I see you offer a variety of services and I'm sure you do a great job for your clients. So let's take your web design services. You seem to imply that the only thing keeping you from charging, say, $500/hour for web design is the quality of your service. But you could have the most impressive portfolio and roster of clients and you'd be lucky to find a single client at that cost. There'd be no way for a client to justify it.

What you apparently refuse to acknowledge is that despite the fact that you're increasing your prices and doing well (which is great), you're (obviously) still within a range that is acceptable to the market. In other words, your clients look at your rate and the quality of your services and they see enough value to deem your pricing competitive. It is not so out of line with what others are charging that clients have to consider whether the extra cost is worth it.

If you go too far and raise your prices too much, you will start to lose business. At that point, you'd be foolish not to recognize that your pricing has ceased to be competitive because the balance between what your clients are being asked to pay and the value they can realistically perceive in what they receive is out of whack.

Finally, this post wasn't discussing any particular product or service specifically and was simply pointing out that if you're not getting business and price is cited as an issue, you obviously need to look at your pricing. Some markets are far more price sensitive than others and your pricing should always factor in what your clients value the most, what the supply/demand curve looks like, etc.

about 7 years ago

Alec Kinnear

Alec Kinnear, Creative Director at Foliovision

Hello Patricio,

There are people who charge $500/hour for web design services and get it. I know some of them.

And in the end, they shut down those services as they couldn't be bothered to do the low end work.

Normally I find your articles on the mark, but this time you are giving bad advice which could potentially be very destructive to your readers.

If your readers' businesses are not getting leads, the primary obstacle is probably not price. It's likely the services, the offer, the presentation - anything except price. Lowering price is likely only to get you the worst clients and put you into unprofitability.

It's a downward slope from there.

If you have to lower price to bring in clients you should shutter the doors now - it will be quicker and less painful than the slow slide down into bankruptcy.

Who is missing the point here?

about 7 years ago

Patricio Robles

Patricio Robles, Tech Reporter at Econsultancy

Alec,

Since you refuse to believe that a company can make its products and services more cost competitive without forcing the company into bankruptcy, here's a hypothetical scenario that should make it very clear.

You offer a service that is much more inclusive and high-quality than your competitors. But your competitors are eating your lunch.

Through discussions with existing customers and prospective customers who chose the competition (not assumption), you discover that one of the 'value-added' service components you provide that your competitors don't isn't valued as much by prospective customers as you thought it was. As it relates to pricing, this means that one of the pricing inputs that you thought was an asset was really a liability; it forces you to raise your prices but your customers don't see the value in it.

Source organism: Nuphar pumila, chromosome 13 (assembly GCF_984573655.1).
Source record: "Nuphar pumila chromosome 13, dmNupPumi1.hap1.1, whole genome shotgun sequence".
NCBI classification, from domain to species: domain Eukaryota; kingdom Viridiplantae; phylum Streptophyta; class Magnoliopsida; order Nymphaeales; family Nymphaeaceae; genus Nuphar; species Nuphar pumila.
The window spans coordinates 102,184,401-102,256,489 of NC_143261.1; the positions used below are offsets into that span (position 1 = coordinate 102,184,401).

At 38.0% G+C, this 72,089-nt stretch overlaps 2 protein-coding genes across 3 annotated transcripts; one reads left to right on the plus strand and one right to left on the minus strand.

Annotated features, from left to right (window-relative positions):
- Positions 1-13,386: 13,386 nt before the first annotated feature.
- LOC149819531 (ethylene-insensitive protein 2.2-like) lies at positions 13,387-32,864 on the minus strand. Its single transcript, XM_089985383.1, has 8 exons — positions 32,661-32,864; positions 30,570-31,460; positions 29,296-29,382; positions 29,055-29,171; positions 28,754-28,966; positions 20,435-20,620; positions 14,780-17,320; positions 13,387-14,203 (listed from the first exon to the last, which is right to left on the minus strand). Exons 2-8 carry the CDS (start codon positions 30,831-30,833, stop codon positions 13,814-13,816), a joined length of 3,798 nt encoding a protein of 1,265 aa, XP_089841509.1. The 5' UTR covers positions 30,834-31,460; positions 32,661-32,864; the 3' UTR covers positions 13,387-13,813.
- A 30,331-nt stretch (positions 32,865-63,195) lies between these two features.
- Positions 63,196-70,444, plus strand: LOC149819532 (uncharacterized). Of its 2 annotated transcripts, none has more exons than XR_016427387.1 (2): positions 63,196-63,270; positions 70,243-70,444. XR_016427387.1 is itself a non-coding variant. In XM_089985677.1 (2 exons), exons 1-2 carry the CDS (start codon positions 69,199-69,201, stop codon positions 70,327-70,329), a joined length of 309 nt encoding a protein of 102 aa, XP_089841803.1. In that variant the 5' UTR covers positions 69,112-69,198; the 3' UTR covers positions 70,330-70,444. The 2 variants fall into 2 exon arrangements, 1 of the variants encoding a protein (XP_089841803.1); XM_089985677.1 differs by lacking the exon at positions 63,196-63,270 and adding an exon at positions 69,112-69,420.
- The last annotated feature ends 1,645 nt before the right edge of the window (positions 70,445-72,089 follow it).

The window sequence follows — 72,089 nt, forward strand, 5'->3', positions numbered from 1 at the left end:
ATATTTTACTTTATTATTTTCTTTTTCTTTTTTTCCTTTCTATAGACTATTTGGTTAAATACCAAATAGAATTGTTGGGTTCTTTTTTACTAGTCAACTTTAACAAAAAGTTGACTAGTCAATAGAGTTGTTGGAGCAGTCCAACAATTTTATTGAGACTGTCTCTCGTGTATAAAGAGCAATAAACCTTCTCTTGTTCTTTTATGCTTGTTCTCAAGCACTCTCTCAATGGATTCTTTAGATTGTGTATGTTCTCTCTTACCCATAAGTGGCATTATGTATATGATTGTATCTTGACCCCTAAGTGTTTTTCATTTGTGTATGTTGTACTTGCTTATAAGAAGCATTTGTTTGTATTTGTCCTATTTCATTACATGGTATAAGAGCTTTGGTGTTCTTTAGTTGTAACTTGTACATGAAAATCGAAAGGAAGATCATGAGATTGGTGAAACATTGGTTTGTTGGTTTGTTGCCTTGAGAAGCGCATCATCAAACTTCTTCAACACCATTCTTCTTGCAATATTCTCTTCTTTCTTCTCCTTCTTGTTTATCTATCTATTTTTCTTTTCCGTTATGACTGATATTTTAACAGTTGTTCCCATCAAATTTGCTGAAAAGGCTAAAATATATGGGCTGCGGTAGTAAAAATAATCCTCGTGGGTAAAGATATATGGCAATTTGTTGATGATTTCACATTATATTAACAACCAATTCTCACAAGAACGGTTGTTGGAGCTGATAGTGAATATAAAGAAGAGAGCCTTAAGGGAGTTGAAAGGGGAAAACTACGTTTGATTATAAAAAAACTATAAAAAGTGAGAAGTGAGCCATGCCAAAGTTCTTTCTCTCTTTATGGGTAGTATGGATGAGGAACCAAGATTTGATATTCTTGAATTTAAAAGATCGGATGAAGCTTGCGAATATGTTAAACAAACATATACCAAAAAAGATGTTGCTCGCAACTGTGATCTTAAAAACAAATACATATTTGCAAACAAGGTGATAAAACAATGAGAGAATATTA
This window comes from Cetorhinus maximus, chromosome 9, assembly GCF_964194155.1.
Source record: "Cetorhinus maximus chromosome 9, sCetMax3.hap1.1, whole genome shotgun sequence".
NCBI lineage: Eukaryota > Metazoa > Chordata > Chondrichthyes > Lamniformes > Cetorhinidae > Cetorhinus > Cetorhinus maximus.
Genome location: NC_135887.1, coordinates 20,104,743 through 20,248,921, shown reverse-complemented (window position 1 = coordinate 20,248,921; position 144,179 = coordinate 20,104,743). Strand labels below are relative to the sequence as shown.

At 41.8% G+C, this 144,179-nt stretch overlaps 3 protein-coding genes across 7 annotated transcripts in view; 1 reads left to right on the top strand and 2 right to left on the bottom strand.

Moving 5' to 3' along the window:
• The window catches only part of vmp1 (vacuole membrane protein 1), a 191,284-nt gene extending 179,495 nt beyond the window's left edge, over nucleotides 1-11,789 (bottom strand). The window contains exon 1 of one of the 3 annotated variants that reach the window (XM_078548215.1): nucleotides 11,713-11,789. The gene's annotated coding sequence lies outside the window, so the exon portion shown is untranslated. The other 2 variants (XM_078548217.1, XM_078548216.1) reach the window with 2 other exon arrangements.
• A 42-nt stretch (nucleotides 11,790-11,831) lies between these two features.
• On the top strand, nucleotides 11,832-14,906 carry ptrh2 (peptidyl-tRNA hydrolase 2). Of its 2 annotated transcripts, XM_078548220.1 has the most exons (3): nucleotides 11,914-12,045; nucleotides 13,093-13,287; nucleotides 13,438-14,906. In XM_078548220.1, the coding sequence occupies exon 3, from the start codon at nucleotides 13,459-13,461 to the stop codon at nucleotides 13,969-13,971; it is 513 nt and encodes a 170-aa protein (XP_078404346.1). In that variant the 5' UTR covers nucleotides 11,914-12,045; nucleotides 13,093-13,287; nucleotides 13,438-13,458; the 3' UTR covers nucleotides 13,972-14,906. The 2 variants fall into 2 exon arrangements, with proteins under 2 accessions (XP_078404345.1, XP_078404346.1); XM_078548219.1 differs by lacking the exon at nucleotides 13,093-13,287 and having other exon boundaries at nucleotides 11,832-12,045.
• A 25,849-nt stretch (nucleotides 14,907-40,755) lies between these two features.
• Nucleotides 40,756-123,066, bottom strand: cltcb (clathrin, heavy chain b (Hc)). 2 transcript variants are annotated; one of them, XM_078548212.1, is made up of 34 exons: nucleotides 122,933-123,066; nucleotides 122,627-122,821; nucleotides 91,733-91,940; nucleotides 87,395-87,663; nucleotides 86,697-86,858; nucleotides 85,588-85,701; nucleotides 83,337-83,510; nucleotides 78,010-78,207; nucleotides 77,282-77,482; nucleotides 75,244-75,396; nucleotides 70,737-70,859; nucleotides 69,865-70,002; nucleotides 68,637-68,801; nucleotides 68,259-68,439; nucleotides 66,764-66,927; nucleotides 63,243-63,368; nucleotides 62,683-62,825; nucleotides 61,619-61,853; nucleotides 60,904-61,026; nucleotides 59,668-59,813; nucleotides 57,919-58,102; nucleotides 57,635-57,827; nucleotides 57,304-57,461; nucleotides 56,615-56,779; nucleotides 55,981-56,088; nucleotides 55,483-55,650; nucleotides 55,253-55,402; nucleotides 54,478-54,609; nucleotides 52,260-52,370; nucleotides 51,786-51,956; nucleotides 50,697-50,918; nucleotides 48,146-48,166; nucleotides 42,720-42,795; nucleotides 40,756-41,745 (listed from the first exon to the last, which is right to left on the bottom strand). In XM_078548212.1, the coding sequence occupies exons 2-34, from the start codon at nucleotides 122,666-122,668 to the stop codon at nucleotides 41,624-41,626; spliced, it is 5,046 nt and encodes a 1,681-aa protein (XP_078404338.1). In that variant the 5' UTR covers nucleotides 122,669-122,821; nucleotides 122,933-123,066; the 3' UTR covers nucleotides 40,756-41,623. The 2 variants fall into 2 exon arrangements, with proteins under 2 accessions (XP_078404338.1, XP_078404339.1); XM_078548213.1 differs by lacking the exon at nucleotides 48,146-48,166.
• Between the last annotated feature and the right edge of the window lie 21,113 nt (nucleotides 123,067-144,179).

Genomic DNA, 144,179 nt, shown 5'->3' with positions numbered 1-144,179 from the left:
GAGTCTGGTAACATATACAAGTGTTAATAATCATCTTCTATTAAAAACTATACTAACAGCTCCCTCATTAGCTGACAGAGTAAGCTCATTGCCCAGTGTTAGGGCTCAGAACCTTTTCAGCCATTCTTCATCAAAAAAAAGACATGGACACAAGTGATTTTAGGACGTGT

Instead of burying your head in the sand, you stop providing this service component without any harm to your value proposition. Interestingly, this service component is one of your most expensive inputs so by eliminating it, you are able to lower your price while actually boosting your margins.

Prospective customers are now happy because your pricing (which still may be at the higher end of the market) reflects a better balance between cost and perceived value.

Get it?

The point here, again, is that pricing is relative. The dollar amount you charge for a product or service is irrelevant without context. You cannot fail to look at what specifically you're providing and where your potential customers see value. If your customers value x but your pricing is based primarily on the cost of providing y, you've got a problem. Adjusting your pricing (down or up) is an exercise in finding balance. Find the right balance and by definition, you've found a competitive price point.
 
By the way, I'd love for you to reveal the people who are charging $500/hour for web design. At $500/hour, they had better be doubling as attorneys, accountants and cardiac surgeons. I call nonsense.

about 7 years ago

Alec Kinnear

Alec Kinnear, Creative Director at Foliovision

Hello Patricio,

Sorry to hear you undervalue the design profession so much.

Would you like to put 200€ on the line before you call nonsense so casually?

Otherwise, I think our arguments above are clear on both sides of the question.

To reiterate: if pricing is the deciding factor of your offer, there is something wrong with your offer and I doubt pricing will fix it.

about 7 years ago

Patricio Robles

Patricio Robles, Tech Reporter at Econsultancy

Alec,

With all due respect, I think it takes a lot of gall to say that I've undervalued the design profession just because you don't like the fact that competitive pricing is based on a balance between the amount you charge and the value being provided to the client and that companies often overshoot or undershoot on both sides of the equation.

As for your wager, if you're going to state that you know 'people' who are succesfully charging for web design what a veteran corporate attorney charges, I don't see why you'd hesitate to reveal who they are. I'm sure you believe a fee of 200€ is a fair price for typing out the names but unfortunately, 5 minutes of your time to prove me a fool isn't competitively priced at 200€.

about 7 years ago

Alec Kinnear

Alec Kinnear, Creative Director at Foliovision

You called nonsense, I called your bluff.

No problem. Let's leave it at that.

about 7 years ago